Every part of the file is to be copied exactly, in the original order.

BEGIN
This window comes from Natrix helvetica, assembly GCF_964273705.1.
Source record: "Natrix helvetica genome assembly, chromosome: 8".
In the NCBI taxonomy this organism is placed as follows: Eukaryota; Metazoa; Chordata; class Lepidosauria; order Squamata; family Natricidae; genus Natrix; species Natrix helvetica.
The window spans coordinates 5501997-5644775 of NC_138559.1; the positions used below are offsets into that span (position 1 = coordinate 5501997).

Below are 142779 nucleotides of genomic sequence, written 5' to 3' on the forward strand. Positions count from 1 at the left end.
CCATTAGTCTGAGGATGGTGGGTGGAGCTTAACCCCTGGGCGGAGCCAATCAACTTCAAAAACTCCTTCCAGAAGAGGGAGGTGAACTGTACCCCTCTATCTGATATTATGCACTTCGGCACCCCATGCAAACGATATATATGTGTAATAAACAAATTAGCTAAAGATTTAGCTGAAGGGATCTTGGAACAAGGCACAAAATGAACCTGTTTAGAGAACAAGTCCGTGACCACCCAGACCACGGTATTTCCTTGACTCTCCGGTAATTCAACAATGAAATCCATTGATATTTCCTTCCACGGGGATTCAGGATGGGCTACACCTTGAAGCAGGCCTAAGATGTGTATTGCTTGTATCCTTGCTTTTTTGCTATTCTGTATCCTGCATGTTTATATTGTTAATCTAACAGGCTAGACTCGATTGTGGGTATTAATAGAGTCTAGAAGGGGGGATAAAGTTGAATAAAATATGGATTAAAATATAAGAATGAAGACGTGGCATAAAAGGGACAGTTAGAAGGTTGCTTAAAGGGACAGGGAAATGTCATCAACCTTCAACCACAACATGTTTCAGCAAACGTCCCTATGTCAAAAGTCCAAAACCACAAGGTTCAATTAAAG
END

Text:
This window comes from Natrix helvetica, assembly GCF_964273705.1.
Source record: "Natrix helvetica genome assembly, chromosome: 8".
In the NCBI taxonomy this organism is placed as follows: Eukaryota; Metazoa; Chordata; class Lepidosauria; order Squamata; family Natricidae; genus Natrix; species Natrix helvetica.
The window spans coordinates 5501997-5644775 of NC_138559.1; the positions used below are offsets into that span (position 1 = coordinate 5501997).

Below are 142779 nucleotides of genomic sequence, written 5' to 3' on the forward strand. Positions count from 1 at the left end.
CCATTAGTCTGAGGATGGTGGGTGGAGCTTAACCCCTGGGCGGAGCCAATCAACTTCAAAAACTCCTTCCAGAAGAGGGAGGTGAACTGTACCCCTCTATCTGATATTATGCACTTCGGCACCCCATGCAAACGATATATATGTGTAATAAACAAATTAGCTAAAGATTTAGCTGAAGGGATCTTGGAACAAGGCACAAAATGAACCTGTTTAGAGAACAAGTCCGTGACCACCCAGACCACGGTATTTCCTTGACTCTCCGGTAATTCAACAATGAAATCCATTGATATTTCCTTCCACGGGGATTCAGGATGGGCTACACCTTGAAGCAGGCCTAAGATGTGTATTGCTTGTATCCTTGCTTTTTTGCTATTCTGTATCCTGCATGTTTATATTGTTAATCTAACAGGCTAGACTCGATTGTGGGTATTAATAGAGTCTAGAAGGGGGGATAAAGTTGAATAAAATATGGATTAAAATATAAGAATGAAGACGTGGCATAAAAGGGACAGTTAGAAGGTTGCTTAAAGGGACAGGGAAATGTCATCAACCTTCAACCACAACATGTTTCAGCAAACGTCCCTATGTCAAAAGTCCAAAACCACAAGGTTCAATTAAAG